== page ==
Oven-Roasted Halibut, Cherry Tomatoes, and Thyme

This oven-roasted halibut fillet is topped with thyme butter and roasted over cabbage until plump. The halibut is then garnished with cherry tomatoes.

An oven-roasted halibut fillet with cherry tomatoes, and thyme on a bed of savoy cabbage

Halibut is a meaty yet light fish, and the brightness of the tomatoes pairs beautifully with the fresh thyme. The herb butter helps the flavor of the herb really shine through.–Karen Bussen

Oven-Roasted Halibut, Cherry Tomatoes, and Thyme

  • Quick Glance
  • Quick Glance
  • 30 M
  • 50 M
  • Serves 6
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In a small bowl, combine the butter and the chopped thyme, mixing to incorporate the herbs. If you like, spoon the herb butter into the center of a piece of parchment or wax paper and roll it into a log shape. Chill the butter for at least an hour for easy slicing. If you don’t want to make the butter log, just chill the butter in a bowl covered with plastic (it won’t look as good, but the butter is going to melt in the oven anyway).

Preheat the oven to 425°F (220°C).

Melt the remaining 2 tablespoons of the butter in a large pan, and saute the cabbage and scallions over medium heat until tender, about 6 minutes. Portion the cooked cabbage into 6 equal piles in a casserole dish.

Place a halibut fillet on each pile of cabbage, season with salt and pepper, and drizzle with lemon juice and white wine. Cut the prepared herb butter into 6 equal-sized pats, and place one on top of each fillet. Scatter halved tomatoes evenly around the fillets. Top each piece of halibut with 2 sprigs of thyme. Cover the casserole with foil and bake for 20 minutes.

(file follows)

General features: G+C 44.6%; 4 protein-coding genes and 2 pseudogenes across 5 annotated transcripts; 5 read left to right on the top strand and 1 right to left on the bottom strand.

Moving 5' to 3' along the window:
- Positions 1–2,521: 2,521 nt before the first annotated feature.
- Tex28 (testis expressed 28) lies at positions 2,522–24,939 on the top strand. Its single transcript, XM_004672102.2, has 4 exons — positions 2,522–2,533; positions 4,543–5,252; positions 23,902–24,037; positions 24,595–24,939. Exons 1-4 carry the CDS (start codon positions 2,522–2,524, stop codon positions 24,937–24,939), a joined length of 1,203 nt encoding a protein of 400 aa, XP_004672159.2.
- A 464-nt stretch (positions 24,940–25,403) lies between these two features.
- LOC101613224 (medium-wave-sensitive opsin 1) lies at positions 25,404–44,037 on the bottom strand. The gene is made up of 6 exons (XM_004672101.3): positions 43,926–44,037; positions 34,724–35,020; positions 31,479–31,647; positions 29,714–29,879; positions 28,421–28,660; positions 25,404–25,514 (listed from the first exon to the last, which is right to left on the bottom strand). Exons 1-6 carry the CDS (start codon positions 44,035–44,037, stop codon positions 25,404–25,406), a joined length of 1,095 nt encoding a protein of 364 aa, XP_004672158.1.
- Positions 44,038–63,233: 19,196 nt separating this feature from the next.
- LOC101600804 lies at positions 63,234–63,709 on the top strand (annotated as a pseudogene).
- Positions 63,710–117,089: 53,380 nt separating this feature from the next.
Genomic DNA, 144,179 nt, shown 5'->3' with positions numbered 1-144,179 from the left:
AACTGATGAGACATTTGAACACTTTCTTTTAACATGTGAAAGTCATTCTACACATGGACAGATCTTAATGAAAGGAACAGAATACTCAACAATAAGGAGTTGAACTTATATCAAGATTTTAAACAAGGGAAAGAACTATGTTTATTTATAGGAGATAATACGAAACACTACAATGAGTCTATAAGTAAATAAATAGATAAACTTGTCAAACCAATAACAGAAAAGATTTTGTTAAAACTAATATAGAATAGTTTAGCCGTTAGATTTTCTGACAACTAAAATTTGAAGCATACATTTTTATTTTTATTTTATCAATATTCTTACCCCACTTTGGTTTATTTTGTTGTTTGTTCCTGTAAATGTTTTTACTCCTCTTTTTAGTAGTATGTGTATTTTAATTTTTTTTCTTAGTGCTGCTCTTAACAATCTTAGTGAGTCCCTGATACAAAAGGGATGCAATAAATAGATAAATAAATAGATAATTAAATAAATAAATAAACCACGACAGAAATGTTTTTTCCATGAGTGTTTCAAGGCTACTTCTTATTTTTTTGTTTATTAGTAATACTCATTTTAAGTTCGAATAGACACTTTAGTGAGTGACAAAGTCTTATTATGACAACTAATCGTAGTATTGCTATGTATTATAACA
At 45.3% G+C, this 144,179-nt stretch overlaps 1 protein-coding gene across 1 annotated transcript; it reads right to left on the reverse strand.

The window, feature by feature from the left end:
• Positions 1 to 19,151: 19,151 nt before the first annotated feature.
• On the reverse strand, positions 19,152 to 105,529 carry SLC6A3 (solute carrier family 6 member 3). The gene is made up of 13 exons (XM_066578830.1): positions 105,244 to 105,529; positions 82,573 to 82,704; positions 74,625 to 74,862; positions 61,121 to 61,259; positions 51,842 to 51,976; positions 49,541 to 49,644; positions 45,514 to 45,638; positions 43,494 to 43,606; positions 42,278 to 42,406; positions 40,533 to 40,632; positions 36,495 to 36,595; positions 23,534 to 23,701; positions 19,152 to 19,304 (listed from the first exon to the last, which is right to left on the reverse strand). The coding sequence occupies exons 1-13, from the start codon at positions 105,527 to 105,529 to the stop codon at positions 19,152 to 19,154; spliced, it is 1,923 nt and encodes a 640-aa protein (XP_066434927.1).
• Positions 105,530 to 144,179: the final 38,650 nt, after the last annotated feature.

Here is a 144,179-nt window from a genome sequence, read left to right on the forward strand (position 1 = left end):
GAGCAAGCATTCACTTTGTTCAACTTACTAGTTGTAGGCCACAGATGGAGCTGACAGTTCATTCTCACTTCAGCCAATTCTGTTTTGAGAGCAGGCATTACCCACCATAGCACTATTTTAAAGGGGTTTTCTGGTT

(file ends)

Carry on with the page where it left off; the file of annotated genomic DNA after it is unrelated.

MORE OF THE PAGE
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Recipe Testers' Reviews

This oven-roasted halibut dish is very easy to prepare. The prep time is minimal and so is the baking time. However, the results convey a much more complex dish both in flavor and appearance.

The combination of the herbs, cabbage, and cherry tomatoes against the backdrop of the white fish is quite beautiful. It’s also a very healthy dish, if you want to substitute olive oil and chopped herbs for the compound butter.

Speaking of the butter, it really doesn’t pay to make it into a log since, as the recipe states, the butter is going to melt during baking anyway. Be sure to season the fish well, as it will turn out bland if you don’t—this is the only time you’re adding salt and pepper to anything in the recipe.

I think you can also substitute other firm, flaky fish fillets, such as cod or tilapia, however, you may have to adjust the baking time depending on the thickness of the fish. Twenty minutes was just ideal for the halibut. The fish came out perfectly done, not overcooked, and extremely moist.

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